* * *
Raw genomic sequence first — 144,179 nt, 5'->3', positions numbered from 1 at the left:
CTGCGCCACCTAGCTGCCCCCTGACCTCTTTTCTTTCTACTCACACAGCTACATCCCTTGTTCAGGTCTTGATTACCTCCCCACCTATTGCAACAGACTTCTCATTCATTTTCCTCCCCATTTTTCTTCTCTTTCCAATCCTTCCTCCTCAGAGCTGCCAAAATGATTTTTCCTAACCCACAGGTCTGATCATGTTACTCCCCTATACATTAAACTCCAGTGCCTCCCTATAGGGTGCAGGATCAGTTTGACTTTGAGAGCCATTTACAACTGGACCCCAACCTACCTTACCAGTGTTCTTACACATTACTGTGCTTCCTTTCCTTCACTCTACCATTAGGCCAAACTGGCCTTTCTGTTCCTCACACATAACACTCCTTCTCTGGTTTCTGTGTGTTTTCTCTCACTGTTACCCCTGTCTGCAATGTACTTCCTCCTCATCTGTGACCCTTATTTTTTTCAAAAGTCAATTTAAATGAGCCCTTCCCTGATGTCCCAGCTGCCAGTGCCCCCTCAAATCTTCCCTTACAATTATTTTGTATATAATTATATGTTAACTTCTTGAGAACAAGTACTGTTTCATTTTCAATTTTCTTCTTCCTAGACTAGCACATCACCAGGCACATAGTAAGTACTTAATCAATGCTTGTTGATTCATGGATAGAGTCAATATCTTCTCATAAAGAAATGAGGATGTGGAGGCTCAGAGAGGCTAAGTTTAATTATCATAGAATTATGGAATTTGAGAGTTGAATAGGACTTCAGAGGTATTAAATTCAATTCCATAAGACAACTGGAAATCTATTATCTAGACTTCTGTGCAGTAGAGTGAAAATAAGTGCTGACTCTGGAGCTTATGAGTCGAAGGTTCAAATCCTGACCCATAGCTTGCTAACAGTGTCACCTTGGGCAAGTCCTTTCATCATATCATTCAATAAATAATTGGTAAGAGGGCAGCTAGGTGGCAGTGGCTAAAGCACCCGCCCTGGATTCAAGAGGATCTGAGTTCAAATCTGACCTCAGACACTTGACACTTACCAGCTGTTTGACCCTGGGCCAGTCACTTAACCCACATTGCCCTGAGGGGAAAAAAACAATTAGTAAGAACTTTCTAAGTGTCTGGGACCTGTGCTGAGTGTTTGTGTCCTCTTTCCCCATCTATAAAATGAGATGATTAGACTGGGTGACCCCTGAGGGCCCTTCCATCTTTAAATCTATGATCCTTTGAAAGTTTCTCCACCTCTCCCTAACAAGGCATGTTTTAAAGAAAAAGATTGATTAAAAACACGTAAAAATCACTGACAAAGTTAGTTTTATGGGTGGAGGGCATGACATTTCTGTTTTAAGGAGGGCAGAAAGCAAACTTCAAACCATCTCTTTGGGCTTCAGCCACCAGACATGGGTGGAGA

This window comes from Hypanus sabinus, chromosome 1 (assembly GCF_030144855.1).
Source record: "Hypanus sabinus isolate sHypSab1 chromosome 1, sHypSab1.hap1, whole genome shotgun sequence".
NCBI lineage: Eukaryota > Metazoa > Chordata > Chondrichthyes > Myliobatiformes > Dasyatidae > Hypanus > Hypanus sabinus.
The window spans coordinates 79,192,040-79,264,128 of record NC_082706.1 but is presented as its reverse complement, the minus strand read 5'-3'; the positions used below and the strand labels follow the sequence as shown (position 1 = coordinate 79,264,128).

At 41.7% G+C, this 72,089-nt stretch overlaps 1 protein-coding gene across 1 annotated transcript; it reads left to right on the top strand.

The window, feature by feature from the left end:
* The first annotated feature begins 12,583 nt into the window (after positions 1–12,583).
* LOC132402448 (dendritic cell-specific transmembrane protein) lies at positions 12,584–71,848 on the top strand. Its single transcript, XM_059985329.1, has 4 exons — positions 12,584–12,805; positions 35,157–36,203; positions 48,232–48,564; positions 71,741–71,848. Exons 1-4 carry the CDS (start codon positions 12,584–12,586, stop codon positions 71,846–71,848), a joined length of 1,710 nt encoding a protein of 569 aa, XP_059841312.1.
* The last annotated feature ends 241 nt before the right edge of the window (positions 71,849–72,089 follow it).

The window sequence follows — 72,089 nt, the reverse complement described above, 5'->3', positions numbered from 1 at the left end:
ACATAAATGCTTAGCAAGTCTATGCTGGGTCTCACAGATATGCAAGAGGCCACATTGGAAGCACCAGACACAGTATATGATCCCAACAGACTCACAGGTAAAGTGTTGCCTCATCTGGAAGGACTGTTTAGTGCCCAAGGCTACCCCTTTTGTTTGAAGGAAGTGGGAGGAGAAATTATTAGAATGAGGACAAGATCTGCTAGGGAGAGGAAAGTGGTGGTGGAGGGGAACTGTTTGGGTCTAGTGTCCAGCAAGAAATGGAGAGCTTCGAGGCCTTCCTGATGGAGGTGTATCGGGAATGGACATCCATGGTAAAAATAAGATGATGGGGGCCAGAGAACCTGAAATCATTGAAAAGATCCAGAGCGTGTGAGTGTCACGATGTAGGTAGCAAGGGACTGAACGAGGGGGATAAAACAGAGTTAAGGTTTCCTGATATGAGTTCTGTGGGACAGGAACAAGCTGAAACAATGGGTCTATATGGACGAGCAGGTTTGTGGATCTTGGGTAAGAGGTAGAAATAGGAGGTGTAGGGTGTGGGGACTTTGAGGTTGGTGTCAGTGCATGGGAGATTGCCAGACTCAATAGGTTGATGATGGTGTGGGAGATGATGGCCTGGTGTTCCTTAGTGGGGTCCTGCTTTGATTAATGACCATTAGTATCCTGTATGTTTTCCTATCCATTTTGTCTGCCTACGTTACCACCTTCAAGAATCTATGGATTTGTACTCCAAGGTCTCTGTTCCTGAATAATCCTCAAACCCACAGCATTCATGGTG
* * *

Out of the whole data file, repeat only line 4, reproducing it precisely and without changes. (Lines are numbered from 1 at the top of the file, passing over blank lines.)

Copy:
Source record: "Hypanus sabinus isolate sHypSab1 chromosome 1, sHypSab1.hap1, whole genome shotgun sequence".